Bluff: Even a Life Wasted is Worth Dying For
Reviewed by Paige Lovitt for Reader Views (1/13)
Article first published as Book Review: Bluff: Even a Life Wasted is Worth Dying For by Lenore Skomal on Blogcritics.
In “Bluff: Even a Life Wasted is Worth Dying For” by Lenore Skomal, when Jude Black tells her best friend Frances that she is pregnant, she opens up a can of worms. Jude refuses to divulge the father’s name and there is nothing about her lifestyle that would indicate that she would put herself in a position to get pregnant. She seems to disassociate herself from the life that is evolving inside her. When Frances gets a call that Jude has been in a terrible accident, she is extremely distraught. Jude has sustained severe head injuries from a fall off a bluff near her home. Frances doesn’t know if it was intentional or accidental. She also doesn’t know who is responsible for the fall.
Having been taken to a Catholic hospital, all decisions made are based upon the views of the religion. Since Jude is twenty-two weeks along, it is decided that she will be kept alive while the baby continues to develop. Appearing to be in a vegetative state, Jude is actually very aware of what is happening around her. As the life within her begins to move, she also experiences true joy for the first time in her life. Being able to hear conversations gives Jude an idea of what the future holds for her. Her silent presence also begins to give others a sense of peace. One nurse in particular begins to confide her life story to Jude. She had previously been very rude. Even though it seems one sided, a true friendship evolves.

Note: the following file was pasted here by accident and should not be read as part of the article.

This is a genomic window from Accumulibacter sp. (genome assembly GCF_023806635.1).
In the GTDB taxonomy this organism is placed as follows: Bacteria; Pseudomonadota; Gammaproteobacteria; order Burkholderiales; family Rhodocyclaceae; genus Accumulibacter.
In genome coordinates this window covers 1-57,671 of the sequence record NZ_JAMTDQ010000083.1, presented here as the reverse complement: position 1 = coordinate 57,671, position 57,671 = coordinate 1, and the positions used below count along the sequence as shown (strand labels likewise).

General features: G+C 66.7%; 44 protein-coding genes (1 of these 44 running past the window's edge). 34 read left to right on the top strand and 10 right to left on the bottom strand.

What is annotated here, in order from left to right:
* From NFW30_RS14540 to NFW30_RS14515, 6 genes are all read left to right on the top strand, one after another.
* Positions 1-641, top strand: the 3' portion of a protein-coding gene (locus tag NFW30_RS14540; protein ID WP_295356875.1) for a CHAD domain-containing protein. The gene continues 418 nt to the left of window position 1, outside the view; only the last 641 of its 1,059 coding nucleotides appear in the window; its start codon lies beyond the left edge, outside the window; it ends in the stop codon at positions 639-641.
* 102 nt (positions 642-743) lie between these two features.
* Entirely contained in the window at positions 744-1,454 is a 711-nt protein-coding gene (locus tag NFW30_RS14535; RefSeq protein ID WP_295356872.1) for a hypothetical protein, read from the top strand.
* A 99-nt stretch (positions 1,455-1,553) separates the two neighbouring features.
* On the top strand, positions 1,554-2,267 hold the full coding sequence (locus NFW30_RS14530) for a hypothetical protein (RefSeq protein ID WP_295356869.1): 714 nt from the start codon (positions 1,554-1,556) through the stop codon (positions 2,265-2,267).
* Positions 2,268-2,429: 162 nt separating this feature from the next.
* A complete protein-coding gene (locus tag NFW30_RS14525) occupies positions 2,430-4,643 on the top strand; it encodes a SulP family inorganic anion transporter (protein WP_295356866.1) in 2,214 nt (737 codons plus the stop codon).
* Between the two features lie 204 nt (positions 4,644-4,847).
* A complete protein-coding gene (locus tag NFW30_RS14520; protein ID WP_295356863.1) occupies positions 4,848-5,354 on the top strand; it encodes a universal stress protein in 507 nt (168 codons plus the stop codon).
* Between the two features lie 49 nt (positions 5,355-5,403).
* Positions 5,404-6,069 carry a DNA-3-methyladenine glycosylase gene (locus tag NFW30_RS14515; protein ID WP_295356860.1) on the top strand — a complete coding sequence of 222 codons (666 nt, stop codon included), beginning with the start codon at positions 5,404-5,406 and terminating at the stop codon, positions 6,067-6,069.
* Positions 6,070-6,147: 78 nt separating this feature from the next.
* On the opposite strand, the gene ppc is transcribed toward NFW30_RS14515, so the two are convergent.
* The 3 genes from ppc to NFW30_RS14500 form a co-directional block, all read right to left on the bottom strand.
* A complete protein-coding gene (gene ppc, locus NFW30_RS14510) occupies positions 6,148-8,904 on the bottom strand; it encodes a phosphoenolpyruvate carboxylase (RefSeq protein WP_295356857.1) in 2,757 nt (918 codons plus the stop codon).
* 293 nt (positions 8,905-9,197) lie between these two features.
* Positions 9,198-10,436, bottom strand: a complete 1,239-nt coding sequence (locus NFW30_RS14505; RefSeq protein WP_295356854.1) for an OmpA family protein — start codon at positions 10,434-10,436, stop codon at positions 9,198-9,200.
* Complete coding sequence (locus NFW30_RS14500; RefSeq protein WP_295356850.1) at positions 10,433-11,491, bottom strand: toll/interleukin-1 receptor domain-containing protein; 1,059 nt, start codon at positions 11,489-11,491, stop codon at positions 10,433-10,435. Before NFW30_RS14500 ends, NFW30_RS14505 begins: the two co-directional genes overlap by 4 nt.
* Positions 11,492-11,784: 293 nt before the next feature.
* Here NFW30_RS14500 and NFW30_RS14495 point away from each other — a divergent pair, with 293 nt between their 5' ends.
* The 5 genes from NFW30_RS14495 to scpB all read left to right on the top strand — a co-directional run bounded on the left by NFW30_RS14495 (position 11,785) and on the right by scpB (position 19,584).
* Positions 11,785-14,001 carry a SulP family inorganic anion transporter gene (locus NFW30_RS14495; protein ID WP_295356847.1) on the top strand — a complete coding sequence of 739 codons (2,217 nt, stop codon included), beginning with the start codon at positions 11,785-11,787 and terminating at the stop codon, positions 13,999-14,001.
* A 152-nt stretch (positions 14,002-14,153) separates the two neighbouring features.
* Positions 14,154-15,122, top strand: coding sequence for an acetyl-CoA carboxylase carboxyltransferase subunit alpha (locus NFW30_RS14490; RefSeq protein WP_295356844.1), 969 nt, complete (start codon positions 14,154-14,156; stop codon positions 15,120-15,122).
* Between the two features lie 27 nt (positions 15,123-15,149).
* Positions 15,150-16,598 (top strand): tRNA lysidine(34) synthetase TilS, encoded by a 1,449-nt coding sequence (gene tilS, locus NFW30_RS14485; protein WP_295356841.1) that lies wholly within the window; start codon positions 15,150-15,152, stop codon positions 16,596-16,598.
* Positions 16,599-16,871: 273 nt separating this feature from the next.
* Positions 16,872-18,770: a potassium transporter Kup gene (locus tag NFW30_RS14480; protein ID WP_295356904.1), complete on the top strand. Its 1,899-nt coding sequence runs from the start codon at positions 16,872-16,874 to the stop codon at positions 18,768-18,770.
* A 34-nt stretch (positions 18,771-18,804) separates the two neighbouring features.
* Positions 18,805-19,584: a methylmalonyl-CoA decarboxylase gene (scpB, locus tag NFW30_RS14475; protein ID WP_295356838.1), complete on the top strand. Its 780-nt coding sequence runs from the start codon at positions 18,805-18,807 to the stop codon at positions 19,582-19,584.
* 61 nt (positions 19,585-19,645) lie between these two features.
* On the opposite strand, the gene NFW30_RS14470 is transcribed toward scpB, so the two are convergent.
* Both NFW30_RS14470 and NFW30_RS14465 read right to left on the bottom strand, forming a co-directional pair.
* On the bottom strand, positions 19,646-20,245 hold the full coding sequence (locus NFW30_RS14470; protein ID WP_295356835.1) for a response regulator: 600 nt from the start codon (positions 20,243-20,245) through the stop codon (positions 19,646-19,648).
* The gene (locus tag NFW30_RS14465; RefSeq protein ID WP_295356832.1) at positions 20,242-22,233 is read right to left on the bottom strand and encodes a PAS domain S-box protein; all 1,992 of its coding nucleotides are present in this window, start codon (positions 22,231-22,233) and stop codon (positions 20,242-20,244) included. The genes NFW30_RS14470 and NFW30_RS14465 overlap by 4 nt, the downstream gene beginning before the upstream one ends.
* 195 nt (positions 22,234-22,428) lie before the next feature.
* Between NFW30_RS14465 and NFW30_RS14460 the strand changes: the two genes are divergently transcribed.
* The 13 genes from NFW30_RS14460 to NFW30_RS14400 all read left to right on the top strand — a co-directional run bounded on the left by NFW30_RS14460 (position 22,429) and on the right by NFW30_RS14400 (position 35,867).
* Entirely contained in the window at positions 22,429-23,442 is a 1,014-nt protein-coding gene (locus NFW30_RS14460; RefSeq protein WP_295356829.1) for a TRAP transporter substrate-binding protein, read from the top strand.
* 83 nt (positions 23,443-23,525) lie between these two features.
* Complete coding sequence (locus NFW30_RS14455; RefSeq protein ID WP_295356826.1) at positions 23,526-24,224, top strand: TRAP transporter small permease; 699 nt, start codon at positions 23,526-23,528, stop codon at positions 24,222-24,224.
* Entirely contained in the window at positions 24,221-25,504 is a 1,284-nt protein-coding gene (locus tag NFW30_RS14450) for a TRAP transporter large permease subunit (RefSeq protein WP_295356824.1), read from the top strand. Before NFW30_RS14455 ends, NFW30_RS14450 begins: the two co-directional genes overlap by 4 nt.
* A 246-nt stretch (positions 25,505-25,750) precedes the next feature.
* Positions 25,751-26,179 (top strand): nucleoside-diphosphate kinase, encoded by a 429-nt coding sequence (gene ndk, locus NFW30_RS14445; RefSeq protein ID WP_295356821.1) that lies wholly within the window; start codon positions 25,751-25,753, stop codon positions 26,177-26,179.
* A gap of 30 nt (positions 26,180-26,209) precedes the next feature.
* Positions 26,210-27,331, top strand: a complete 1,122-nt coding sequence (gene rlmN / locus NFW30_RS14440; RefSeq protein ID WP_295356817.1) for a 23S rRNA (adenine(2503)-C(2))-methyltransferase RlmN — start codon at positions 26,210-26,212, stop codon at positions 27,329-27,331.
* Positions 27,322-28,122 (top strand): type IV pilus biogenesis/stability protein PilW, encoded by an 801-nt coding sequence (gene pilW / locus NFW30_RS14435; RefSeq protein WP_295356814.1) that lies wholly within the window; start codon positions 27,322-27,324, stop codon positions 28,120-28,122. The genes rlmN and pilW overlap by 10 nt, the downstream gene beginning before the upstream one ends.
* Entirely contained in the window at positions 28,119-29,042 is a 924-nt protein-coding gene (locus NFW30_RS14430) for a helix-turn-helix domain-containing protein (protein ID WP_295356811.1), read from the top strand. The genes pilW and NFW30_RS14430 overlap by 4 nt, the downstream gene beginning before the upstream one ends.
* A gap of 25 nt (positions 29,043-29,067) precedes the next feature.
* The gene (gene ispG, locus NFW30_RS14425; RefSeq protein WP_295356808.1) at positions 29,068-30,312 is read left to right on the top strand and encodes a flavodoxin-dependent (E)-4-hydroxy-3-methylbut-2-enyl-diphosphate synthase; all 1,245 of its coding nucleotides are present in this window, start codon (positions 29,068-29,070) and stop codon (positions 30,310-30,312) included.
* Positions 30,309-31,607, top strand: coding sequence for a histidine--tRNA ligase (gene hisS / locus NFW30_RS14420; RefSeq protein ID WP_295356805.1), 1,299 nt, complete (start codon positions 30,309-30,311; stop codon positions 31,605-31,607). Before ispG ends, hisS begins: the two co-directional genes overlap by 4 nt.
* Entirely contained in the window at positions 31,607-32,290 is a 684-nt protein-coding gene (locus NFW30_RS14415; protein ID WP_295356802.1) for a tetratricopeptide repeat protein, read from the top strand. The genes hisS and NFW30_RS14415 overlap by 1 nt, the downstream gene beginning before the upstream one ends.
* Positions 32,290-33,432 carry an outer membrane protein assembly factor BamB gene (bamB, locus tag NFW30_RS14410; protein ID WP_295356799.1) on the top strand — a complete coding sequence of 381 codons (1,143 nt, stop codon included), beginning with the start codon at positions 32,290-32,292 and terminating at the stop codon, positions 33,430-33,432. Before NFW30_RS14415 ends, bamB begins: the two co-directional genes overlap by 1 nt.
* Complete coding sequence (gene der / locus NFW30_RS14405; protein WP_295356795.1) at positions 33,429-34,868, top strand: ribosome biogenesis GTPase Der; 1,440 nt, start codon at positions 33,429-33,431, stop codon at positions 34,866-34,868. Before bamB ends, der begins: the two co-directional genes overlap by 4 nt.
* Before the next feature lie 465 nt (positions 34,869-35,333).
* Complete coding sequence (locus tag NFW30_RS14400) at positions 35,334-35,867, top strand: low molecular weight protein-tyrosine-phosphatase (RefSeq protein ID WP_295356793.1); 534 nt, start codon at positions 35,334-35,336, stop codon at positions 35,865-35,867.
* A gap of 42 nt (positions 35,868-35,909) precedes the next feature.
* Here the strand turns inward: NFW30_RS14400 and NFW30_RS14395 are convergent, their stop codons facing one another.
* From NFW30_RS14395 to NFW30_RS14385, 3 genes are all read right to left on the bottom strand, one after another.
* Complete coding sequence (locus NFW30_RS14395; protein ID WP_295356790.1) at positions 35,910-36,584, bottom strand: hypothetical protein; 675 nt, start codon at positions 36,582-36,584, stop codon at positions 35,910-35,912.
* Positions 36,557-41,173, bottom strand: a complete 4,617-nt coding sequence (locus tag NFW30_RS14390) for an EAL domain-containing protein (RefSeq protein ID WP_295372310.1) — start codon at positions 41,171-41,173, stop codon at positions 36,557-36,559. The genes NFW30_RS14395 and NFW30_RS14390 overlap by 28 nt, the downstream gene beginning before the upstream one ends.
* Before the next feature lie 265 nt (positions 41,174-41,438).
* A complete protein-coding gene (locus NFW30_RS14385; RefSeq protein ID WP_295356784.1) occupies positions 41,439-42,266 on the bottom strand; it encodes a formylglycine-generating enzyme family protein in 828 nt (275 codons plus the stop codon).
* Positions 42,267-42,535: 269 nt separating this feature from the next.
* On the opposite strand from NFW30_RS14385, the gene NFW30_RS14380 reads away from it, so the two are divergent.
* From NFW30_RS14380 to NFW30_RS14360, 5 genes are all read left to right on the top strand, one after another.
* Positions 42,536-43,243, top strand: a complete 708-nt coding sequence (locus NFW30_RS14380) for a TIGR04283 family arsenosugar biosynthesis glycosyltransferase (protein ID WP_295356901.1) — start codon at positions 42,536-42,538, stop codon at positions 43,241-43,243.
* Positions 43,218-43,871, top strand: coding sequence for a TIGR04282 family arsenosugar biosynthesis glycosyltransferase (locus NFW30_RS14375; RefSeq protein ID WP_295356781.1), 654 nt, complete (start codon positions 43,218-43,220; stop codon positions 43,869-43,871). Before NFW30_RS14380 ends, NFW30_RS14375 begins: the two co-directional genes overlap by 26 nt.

Frances and Jude’s estranged sister have issues about Jude’s fate. Without a hope for her recovery, long term decisions about what should be done for Jude and the baby are quite heart wrenching. Keeping Jude alive and trapped in her body seems cruel, especially when so many others could benefit from her organ donations. But there is also a fear that she might miraculously recover. Nothing is simple about this situation. Frances also makes some personal choices for herself that go against her true nature. Not realizing that she is being manipulated she gets her heart broken by both the loss of a friend and the loss of a lover. The situation is incredibly complex and shocking answers are revealed.
I totally found myself engrossed in this novel. There were moments where I felt like I was trapped with Jude in her world, unable to react to those around me. That feeling was almost suffocating. I cannot imagine how it must be for people who are incapacitated to this degree. Learning about Jude’s tormented childhood and the lives of those around her revealed a lot about why each character acted like they did. This also includes Jude’s own behavior. Her greatest amount of personal growth occurs while she lies dying. Fortunately, she has the opportunity for this one shot of redemption.
If you are looking for a light, fluffy read, “Bluff” is not for you. However, if you are looking for a novel that will totally capture your attention and provide you with a great deal of thought- provoking insights, then this is a must read. Discussion questions at the end of the book also make it a great choice for a reader’s group. “Bluff: Even a Life Wasted is Worth Dying For” by Lenore Skomal will definitely stir up feelings that will linger long after you stop reading it.